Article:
Officials today confirmed a senior Israeli diplomat in Washington met several times with a Pentagon analyst being investigated by the FBI on suspicion he passed classified information on Iran to Israel.
But Israel's foreign minister - denying allegations of espionage - said such meetings were commonplace and the two governments routinely shared secrets.
"Israel and the United States have intimate ties ... and the information being exchanged is much more classified than any conversation that may have taken place," Silvan Shalom said at a joint news conference with his German counterpart, Joschka Fischer.
US officials have said the FBI investigation is focussing on Lawrence Franklin, an analyst of Iranian affairs, who works in a Pentagon policy office headed by Douglas Feith, the undersecretary for policy.
The Israeli diplomat has been identified as Naor Gilon, head of the political department at Israel's embassy in Washington and a specialist on nuclear weapons proliferation.
Israel has said Iran and its nuclear ambitions pose the greatest threat to the Jewish state.
Mr Shalom did not mention Mr Gilon by name today, but when asked about contacts between Mr Gilon and Mr Franklin did not deny they had taken place.
A statement issued after Israel's weekly cabinet meeting said: "In discussing the Larry Franklin affair, he (Mr Shalom) noted that foreign ministry checks have shown that the entire Israeli embassy acted according to procedures."
The Israeli daily Maariv quoted Mr Gilon as saying he did nothing wrong. "My hands are clean. I have nothing to hide. I acted according to the regulations," he said.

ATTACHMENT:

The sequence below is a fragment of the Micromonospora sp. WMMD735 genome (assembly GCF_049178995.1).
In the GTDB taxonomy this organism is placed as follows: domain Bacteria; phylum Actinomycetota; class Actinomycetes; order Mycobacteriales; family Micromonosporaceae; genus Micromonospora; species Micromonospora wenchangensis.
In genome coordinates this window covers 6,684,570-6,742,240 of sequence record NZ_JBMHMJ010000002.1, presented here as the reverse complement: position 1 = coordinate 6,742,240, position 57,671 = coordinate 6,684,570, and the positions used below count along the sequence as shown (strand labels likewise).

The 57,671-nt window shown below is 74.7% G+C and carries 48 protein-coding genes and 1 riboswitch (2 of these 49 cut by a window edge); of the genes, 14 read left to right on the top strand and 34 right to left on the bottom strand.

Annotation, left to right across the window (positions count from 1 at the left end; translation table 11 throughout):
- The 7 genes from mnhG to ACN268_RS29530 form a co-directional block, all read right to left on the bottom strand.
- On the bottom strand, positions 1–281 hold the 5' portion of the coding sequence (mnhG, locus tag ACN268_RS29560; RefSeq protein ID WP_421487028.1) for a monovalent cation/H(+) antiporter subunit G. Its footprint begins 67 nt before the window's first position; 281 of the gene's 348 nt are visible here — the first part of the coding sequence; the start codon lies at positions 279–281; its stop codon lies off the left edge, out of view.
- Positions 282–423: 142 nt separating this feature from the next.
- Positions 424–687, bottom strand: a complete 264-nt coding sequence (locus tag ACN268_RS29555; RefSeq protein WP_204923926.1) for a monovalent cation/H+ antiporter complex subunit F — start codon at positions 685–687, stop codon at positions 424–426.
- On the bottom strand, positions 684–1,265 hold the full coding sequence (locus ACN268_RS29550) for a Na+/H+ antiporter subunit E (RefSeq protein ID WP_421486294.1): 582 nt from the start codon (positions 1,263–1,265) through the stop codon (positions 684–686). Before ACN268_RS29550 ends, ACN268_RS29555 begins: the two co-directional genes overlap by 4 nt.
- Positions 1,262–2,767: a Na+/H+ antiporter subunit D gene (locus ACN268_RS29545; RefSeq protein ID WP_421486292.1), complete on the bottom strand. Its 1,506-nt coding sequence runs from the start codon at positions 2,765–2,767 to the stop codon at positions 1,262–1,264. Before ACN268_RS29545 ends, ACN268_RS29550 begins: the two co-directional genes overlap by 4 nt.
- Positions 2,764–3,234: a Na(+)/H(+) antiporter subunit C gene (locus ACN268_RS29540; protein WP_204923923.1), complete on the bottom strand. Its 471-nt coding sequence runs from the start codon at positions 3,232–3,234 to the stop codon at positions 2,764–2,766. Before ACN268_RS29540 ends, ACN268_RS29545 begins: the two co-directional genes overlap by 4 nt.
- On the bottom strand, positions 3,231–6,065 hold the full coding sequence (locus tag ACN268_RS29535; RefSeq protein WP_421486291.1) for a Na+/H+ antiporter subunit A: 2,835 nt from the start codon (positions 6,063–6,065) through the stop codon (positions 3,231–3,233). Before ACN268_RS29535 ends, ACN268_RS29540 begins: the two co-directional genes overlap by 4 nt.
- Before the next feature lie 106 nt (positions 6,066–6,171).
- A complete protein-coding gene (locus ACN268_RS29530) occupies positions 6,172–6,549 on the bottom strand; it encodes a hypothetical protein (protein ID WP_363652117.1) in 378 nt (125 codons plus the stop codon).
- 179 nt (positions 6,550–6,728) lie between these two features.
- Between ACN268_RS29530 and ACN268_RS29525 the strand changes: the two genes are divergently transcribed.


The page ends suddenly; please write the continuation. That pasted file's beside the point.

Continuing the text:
Newsweek magazine reported this week that, more than a year ago, the FBI was monitoring a meeting between an Israeli embassy official and a representative of the American Israel Public Affairs Committee, the main Israeli lobbying group in Washington. At one point, Mr Franklin joined the two, according to Newsweek.
Its report did not identify the Israeli diplomat, but Israeli media said it apparently was Mr Gilon.
Newsweek, citing US intelligence officials, said Mr Franklin on one occasion allegedly tried to hand over a classified US policy document on Iran, but that the Israeli diplomat refused to take it.
Maariv quoted Israeli sources as saying Mr Gilon did not take documents from Franklin, but had frequent meetings with him.
Mr Shalom was evasive today when asked repeatedly how he felt about a senior Israeli diplomat being placed under FBI surveillance, talking instead about the close nature of US-Israeli ties.
Efforts to reach Mr Franklin by telephone have been unsuccessful.
Mr Feith, his boss, has been accused by Democrats of seeking to manipulate intelligence to help make the case for going to war in Iraq. Congressional investigations have found no evidence of that.
Mark Zell, a dual Israeli-American citizen and a former Feith law partner, suggested the leak about the FBI probe was part of an effort to discredit top officials in the US defence department.
"The pattern is that certain elements in the military and intelligence have a difficult time with the Pentagon leadership," said Mr Zell, who is based in Jerusalem.
Israeli cabinet minister Natan Sharansky has said he believes the allegations might stem from an internal conflict between the Pentagon and the CIA.
The New York Times reported in its Monday edition that government officials said Franklin had been co-operating with federal agents for several weeks.
It said he was preparing to lead them to contacts inside the Israeli Government when word of the investigation, first reported by CBS News, was leaked late last week.